Many of you, along with people throughout the nation, probably spent a portion of Thanksgiving Day watching the famous Macy’s Thanksgiving Day Parade—an event that practically launches the holiday season and has been televised since 1948, after the film “Miracle on 34th Street” helped bind its connection to the Christmas season.
But Macy’s isn’t the sole owner of that close association between the department store and the wonder of the holidays, though. It used to be a common thing found in every city of the United States, with local department stores pulling out all the stops at Christmastime.
In fact, those retailers once created special events and spectacles for children and families that didn’t overtly involve shopping. Some stores set up rooms for children while their parents shopped, while others built 40 ft. slides for kids to “zoom down to toyland.”
“In places with more than one department store, loyalty was intense. People would have arguments about whose was the ‘real Santa Claus. The by-product was that they would make a lot of money, but it wasn’t presented that way. The idea was that you just had to draw in the customers, and you had the merchandise that they wanted.”
~ Bruce Kopytek, The Department Store Museum
According to retail consultant, Sanford Stein (author of “Retail Schmetail”), not only were the events a reflection of the holiday, but they were also a reflection of the local culture, informing customers of the food and festivities the stores offered. “The families that made trips to those stores were treated to a level of experience, of wonderment, of beauty—of excellence in merchandising—that involved mixing art and commerce,” says Stein.
“The focus wasn’t on transactions. The physical store always has a spark of joy or inspiration.”
~ Amy Vener, retail vertical strategy lead at Pinterest.
While the holidays continue to be a major marketing event for physical retailers with flagship store locations, such as Macy’s and Bloomingdale’s, the suburban mall now serves as the “master of ceremony” for visiting Santa, although there’s often a lot less fanfare.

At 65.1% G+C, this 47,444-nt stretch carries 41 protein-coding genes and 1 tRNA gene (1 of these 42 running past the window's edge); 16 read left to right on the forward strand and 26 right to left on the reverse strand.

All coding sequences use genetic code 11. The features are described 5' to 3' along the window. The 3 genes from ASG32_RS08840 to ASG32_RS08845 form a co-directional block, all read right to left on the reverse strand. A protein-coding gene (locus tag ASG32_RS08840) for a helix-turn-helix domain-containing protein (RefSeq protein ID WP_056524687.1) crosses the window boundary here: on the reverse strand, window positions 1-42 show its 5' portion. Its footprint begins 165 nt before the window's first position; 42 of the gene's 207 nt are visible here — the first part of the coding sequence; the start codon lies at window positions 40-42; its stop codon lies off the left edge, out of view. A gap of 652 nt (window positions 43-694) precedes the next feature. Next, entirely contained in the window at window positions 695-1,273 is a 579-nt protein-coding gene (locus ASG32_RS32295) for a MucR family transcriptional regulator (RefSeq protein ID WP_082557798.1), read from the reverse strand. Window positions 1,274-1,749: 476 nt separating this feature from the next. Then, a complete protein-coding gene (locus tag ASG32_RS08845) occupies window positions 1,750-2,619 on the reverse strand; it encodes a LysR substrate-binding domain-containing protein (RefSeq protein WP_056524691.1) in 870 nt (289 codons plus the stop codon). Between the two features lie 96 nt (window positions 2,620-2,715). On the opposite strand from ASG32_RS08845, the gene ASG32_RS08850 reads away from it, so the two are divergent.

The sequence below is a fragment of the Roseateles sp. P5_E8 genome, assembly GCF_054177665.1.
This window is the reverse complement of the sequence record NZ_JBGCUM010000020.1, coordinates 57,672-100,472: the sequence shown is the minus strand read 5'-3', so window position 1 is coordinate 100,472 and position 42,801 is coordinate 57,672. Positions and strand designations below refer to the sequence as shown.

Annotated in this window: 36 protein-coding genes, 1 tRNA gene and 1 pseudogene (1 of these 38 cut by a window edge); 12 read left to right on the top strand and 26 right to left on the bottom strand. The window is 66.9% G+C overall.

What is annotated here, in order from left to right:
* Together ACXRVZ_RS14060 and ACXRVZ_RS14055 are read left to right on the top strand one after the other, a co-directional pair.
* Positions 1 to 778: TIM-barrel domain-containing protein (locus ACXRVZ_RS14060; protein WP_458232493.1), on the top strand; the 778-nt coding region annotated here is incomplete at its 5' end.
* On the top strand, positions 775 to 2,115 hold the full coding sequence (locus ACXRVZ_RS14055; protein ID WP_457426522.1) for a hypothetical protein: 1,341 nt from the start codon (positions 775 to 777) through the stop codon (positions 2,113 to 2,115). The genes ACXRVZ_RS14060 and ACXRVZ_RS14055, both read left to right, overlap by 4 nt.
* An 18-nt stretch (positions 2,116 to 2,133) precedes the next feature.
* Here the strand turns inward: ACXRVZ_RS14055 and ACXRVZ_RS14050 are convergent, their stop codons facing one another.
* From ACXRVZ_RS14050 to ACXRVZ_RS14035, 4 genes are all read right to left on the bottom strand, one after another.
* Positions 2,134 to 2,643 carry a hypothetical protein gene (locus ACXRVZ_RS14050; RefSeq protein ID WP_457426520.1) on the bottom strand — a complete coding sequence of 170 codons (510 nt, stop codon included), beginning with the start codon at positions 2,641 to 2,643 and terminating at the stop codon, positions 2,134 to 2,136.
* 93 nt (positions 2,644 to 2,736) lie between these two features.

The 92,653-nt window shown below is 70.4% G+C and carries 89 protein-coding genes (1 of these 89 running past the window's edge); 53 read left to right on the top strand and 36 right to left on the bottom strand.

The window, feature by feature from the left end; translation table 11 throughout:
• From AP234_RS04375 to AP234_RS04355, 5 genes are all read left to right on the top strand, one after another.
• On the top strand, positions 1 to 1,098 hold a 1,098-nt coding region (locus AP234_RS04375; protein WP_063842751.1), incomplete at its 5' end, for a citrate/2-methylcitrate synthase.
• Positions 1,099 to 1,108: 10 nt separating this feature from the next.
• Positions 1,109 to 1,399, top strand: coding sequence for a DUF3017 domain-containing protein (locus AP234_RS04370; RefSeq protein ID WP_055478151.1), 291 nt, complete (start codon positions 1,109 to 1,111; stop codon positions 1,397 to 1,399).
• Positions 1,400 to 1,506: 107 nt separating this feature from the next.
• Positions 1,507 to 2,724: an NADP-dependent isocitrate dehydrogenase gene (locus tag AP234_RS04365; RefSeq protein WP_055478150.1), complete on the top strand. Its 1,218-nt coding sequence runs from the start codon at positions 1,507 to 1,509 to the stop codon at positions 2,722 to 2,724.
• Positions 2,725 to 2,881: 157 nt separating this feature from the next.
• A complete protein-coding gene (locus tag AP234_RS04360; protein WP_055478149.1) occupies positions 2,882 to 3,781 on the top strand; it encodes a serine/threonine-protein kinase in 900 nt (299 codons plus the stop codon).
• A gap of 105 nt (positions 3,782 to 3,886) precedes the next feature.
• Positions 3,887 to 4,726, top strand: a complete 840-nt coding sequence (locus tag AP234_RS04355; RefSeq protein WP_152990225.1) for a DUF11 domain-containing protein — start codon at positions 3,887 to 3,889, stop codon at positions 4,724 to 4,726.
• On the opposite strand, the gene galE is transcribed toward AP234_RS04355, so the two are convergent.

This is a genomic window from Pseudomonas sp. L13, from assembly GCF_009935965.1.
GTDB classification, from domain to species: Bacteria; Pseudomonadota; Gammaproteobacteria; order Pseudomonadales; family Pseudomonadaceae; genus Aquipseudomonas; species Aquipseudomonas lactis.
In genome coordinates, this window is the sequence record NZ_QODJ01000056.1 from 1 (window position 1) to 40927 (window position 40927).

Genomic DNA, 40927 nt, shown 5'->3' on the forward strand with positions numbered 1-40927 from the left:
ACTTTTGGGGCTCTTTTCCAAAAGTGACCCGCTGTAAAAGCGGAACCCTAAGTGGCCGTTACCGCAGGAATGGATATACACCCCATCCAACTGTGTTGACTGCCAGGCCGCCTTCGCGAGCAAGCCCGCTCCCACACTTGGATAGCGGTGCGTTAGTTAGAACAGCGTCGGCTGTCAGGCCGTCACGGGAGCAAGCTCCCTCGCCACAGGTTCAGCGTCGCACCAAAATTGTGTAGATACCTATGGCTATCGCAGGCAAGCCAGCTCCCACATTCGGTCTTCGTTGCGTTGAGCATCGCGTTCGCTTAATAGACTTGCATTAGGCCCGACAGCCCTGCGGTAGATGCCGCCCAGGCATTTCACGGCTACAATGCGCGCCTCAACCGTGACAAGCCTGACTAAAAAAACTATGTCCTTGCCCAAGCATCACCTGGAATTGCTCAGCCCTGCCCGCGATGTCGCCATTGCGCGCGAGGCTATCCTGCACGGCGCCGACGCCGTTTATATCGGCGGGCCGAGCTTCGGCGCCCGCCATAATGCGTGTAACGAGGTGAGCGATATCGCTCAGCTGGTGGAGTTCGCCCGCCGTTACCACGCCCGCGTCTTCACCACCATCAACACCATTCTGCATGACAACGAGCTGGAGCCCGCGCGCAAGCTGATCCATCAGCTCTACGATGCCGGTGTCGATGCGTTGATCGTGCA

Unfortunately, much of the spectacle these days is focused more on price cuts, and promotions than on wonderment and magic. “That type of shopping actually requires little fuss, and is, rather, quite practical—light on discovery, heavy on price and convenience—and, easily accomplished online,” points out as Vener.
Another factor in the loss of retail wonderment might stem from the reality that American consumers don’t have the time—or the money—for frivolity. Another possible reality is that many retailers have lost sight of who their customers are, suggests branding strategist Brian Kelly. “Now a well lit store, with open aisles to push a shopping cart, and a broad range of goods from grocery through home, all priced at an everyday, price.”
That being said, Sanford Stein notes that not only is there plenty of room for storytelling in retail, but also that people respond to it. “It was at the heart of the old-school department store holiday activity, and it was also good for business,” he says.
“We know that emotion drives sales. Telling a story and creating an experience are key to selling and have been for much of the last 100 years. One of my mentors, one of the grand old retail designers of the 20th century, Ken Walker, was the one who first used the term ‘retail theater’ — and that’s what it’s really about. It’s about creating an experience where the product is a player, but not the be-all and end-all.”
Storytelling creates the type of magical moments that are memorable and sharable, but many business owners don’t seem to be focusing on that these days. Creating magic moments involves planning and careful thinking, which is probably why so many businesses settle for good customer service instead. Certainly, customer service has it’s place and purpose, but it’s also what people expect.
Magic, on the other hand, is something that is unexpected and when the magic moment happens, the customer’s face lights up or they exclaim, “Wow!”
“Resist the temptation to settle for being a bullet point in the customer’s day. Be magic, make a memory and earn word of mouth conversation.”
The great thing is, there’s nothing that says magic has to be reserved for the holidays. Retailers can make magic happen in their stores all year long. But it’s imperative to have a plan not just to bring people into the store during the holidays, but to keep them coming back all the way through the end of the year…and beyond.
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